Your parent may be perfectly able to go to their own doctor’s appointments, but if they are getting older and have begun to develop chronic medical problems, now may be a good time to start accompanying them to some or all of their doctors’ appointments.

Be Their Advocate

Many people experience some amount of anxiety when they go to the doctor, and sometimes it is nice to have someone else there to ask questions about treatment options, symptoms, and anything else that’s a concern, says LaTresh Walker, Healthcare Director of Highgate at Temecula.

“Conversations with physicians tend to be rushed,” Walker says. “They maybe spend five to 10 minutes with each patient, and often, there isn’t a lot of time for the patient to speak freely.”

List and Prioritize Your Concerns

Preparation is crucial to getting the most out of a doctor’s appointment. Along with your parent, make a list of questions and/or topics you would like to discuss, and prioritize them.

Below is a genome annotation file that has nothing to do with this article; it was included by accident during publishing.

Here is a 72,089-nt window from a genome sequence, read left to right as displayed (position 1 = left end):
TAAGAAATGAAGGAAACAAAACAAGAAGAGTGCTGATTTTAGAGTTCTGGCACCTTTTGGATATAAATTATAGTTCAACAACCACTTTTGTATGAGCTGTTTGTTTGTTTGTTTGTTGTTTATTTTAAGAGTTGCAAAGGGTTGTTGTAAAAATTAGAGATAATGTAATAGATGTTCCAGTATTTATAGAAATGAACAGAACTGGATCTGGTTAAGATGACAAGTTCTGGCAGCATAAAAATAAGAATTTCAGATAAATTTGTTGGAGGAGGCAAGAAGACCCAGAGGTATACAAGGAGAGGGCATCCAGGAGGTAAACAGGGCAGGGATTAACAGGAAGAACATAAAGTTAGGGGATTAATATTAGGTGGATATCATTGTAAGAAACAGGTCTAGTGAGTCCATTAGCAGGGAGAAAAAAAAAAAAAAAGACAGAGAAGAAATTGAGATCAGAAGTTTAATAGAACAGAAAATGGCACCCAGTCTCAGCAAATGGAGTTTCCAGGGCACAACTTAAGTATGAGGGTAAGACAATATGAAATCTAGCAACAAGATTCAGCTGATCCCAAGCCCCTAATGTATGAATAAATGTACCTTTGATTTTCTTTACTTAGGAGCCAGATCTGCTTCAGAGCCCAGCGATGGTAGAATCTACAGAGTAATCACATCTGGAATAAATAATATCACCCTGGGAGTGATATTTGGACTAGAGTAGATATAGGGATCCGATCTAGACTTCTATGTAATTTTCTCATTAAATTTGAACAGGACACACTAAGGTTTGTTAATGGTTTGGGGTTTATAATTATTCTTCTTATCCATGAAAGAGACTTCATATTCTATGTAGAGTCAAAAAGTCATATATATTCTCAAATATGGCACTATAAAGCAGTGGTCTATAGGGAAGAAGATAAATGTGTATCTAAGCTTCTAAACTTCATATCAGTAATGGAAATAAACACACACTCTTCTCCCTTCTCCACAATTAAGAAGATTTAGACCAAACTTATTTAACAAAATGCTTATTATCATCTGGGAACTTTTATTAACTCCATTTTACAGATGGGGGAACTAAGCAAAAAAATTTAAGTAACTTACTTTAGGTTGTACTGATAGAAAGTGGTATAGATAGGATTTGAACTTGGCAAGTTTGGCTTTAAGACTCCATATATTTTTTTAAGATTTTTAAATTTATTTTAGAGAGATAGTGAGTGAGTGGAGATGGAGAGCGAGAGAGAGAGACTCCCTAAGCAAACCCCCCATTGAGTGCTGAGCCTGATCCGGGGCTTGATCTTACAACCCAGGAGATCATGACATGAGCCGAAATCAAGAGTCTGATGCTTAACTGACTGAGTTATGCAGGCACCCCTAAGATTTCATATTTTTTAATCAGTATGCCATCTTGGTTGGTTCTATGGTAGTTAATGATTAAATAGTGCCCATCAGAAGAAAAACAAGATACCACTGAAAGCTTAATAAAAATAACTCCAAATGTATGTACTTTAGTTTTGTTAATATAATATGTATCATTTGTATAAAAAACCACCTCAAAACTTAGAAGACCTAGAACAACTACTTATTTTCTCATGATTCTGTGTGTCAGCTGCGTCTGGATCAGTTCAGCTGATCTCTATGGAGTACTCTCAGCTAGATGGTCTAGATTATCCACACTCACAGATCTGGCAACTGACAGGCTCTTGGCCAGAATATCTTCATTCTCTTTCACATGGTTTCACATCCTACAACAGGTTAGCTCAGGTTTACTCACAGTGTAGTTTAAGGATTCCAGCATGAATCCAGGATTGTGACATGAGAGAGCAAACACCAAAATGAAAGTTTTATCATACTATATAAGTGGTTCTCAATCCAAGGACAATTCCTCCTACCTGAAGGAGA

“Never be afraid to ask questions,” Walker says. The doctor is there to help you and your parent be fully informed about their health. When you participate in your parent’s health care, you are providing a gift of love that can make a huge difference in their safety and well-being.

Ask These Questions

Although the questions you ask will depend on your loved one’s condition and diagnosis, Walker offers some examples of important questions to ask your parent’s doctor during their next office visit.

Questions You Should Ask Your Parent's Doctor

A basic plan can help your loved one and their doctor cover everything they need to talk about and make the most out of the appointment. Fill out this form and get your free copy of Checklist: Questions You Should Ask Your Parent’s Doctor.

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